• Households randomly start with 150-450 supplies, and consume 1 supply per tick. This is independent of how many people are in the household at that time.
    • Households go shopping when the supply level hits 0. However, the supply level will continue dropping by 1 per tick and go negative.
    • 1x-shopper households will send out the same person each time they go shopping.
    • At the store, 2x-shopper households stick together.
    • Both types of households will spend 600 ticks at the store, not including time to travel to/from the store. Travel time depends on household distance to the store.
    • Both types of households will buy 1800 supplies from the store and add them to the household supply levels. This is 1800 per household, not per person.
    • Initially, two randomly chosen people are infected. They could be from the same household with probability 1/103.
    • Infectious people exhale 1 particle in a circle of radius 9 around them on the grid, once per tick
    • People only inhale particles for the grid point that they are on.
    • When a susceptible person inhales N particles, they have a N * 0.013% chance of becoming exposed during on that tick. They do not accumulate inhaled particles - each tick is independent of the previous.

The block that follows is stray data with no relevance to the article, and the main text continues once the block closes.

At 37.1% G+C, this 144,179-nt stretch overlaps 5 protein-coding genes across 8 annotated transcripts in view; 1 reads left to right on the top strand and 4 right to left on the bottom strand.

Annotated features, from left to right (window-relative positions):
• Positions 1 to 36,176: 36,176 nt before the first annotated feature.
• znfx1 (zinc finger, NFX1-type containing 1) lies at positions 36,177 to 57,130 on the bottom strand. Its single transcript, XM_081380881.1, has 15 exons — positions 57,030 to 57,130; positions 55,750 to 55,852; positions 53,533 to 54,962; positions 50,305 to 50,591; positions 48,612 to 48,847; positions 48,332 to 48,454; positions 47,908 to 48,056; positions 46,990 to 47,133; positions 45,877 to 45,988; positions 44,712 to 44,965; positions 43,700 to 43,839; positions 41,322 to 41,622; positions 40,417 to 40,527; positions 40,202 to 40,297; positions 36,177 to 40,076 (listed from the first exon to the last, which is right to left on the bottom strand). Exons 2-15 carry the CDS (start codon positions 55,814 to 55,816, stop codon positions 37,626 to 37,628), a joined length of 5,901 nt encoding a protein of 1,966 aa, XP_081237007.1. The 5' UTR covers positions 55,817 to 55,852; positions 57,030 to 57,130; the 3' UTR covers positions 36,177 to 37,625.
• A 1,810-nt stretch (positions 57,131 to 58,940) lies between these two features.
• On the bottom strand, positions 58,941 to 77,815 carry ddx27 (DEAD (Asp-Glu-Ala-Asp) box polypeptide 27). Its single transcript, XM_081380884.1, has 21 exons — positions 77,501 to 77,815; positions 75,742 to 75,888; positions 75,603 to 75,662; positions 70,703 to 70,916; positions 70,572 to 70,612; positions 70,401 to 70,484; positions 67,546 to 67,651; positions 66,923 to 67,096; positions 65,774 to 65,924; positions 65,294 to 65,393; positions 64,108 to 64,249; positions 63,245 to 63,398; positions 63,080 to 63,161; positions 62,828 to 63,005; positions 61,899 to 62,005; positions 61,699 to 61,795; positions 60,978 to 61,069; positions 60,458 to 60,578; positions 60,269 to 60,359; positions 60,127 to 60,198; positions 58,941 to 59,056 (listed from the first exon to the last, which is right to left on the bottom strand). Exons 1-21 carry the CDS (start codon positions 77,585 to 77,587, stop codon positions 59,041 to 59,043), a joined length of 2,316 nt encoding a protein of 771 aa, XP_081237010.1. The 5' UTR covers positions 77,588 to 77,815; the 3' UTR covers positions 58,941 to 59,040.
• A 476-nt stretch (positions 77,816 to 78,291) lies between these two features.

• When initially exposed, people stay exposed for 900 ticks and become infectious for 2700 ticks before recovering.
    • Each tick, the number of particles at each location on the grid decays by 5.5%

  2. Infection by Household Type vs % 2x Shopper Households chart notes

    • Initially infected households were excluded from this data - their behavior does not cause them to be infected.
    • The green 25% label represents the 25th percentile of infections among 1x shopper households. The 75% label represents the 75th percentile, and the 50% label represents the median.
    • There is no data for 2x households at a 0% percentage of 2x households because there are no 2x households. Same for 1x households at 100%.